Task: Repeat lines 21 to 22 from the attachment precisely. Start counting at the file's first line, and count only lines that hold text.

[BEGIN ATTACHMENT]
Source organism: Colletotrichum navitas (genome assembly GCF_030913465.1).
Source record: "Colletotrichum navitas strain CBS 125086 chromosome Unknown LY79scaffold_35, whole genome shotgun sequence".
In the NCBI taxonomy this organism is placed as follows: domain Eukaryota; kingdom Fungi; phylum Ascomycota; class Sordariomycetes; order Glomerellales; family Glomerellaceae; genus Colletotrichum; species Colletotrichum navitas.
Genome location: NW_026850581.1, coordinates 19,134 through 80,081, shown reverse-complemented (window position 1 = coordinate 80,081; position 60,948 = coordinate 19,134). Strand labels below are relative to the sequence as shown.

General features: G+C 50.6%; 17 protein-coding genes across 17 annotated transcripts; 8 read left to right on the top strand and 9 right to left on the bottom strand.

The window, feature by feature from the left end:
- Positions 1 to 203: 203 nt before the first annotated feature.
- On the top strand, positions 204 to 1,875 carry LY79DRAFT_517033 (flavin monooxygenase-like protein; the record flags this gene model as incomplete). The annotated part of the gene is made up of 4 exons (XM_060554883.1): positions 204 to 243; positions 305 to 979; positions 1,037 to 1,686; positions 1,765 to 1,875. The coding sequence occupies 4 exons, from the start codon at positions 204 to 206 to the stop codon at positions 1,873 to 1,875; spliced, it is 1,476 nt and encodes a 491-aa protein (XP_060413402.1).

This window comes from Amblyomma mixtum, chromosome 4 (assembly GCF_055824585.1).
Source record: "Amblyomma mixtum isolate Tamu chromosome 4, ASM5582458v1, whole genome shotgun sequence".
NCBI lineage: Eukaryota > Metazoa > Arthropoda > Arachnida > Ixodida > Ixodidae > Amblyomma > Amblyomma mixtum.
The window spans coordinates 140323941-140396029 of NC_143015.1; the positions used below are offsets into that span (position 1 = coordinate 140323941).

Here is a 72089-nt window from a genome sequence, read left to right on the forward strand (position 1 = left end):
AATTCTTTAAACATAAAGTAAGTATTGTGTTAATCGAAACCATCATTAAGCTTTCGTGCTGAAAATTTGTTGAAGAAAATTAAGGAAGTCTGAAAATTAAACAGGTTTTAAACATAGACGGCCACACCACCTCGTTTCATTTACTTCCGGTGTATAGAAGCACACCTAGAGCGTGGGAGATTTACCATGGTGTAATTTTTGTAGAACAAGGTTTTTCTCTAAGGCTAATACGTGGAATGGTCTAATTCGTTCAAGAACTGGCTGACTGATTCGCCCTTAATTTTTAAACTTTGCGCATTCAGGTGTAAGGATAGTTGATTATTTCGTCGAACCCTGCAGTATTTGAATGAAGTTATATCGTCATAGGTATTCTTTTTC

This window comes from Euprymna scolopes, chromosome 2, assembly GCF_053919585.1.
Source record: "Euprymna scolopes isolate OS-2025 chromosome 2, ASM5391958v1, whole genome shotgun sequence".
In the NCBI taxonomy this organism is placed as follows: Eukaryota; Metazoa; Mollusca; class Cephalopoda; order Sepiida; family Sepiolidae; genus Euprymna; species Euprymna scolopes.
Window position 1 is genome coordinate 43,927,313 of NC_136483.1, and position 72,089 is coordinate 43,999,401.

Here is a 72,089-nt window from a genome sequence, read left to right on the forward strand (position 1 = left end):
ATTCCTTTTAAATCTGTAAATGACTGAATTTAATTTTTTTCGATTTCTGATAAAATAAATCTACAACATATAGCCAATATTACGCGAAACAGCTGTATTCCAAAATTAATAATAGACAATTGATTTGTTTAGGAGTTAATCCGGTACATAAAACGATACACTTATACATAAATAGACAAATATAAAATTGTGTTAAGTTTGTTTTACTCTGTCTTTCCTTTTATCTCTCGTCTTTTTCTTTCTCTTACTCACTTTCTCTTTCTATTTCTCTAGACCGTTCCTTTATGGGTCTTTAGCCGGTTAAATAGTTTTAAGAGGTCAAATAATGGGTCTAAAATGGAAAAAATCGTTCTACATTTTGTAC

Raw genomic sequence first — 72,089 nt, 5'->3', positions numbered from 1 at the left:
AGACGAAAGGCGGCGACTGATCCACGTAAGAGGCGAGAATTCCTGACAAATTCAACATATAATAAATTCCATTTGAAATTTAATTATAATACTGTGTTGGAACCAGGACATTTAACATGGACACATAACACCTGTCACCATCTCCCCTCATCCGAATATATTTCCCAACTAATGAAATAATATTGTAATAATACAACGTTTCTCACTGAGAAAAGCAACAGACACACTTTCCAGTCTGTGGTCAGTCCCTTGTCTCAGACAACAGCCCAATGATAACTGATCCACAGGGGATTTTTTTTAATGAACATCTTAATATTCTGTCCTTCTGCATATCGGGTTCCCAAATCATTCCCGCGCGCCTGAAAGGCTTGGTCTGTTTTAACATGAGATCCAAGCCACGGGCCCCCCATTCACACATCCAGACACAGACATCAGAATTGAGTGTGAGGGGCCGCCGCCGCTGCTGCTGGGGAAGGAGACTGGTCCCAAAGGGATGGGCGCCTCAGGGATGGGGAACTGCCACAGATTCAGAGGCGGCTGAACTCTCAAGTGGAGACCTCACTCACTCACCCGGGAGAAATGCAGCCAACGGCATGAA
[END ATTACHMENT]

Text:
Raw genomic sequence first — 72,089 nt, 5'->3', positions numbered from 1 at the left:
AGACGAAAGGCGGCGACTGATCCACGTAAGAGGCGAGAATTCCTGACAAATTCAACATATAATAAATTCCATTTGAAATTTAATTATAATACTGTGTTGGAACCAGGACATTTAACATGGACACATAACACCTGTCACCATCTCCCCTCATCCGAATATATTTCCCAACTAATGAAATAATATTGTAATAATACAACGTTTCTCACTGAGAAAAGCAACAGACACACTTTCCAGTCTGTGGTCAGTCCCTTGTCTCAGACAACAGCCCAATGATAACTGATCCACAGGGGATTTTTTTTAATGAACATCTTAATATTCTGTCCTTCTGCATATCGGGTTCCCAAATCATTCCCGCGCGCCTGAAAGGCTTGGTCTGTTTTAACATGAGATCCAAGCCACGGGCCCCCCATTCACACATCCAGACACAGACATCAGAATTGAGTGTGAGGGGCCGCCGCCGCTGCTGCTGGGGAAGGAGACTGGTCCCAAAGGGATGGGCGCCTCAGGGATGGGGAACTGCCACAGATTCAGAGGCGGCTGAACTCTCAAGTGGAGACCTCACTCACTCACCCGGGAGAAATGCAGCCAACGGCATGAA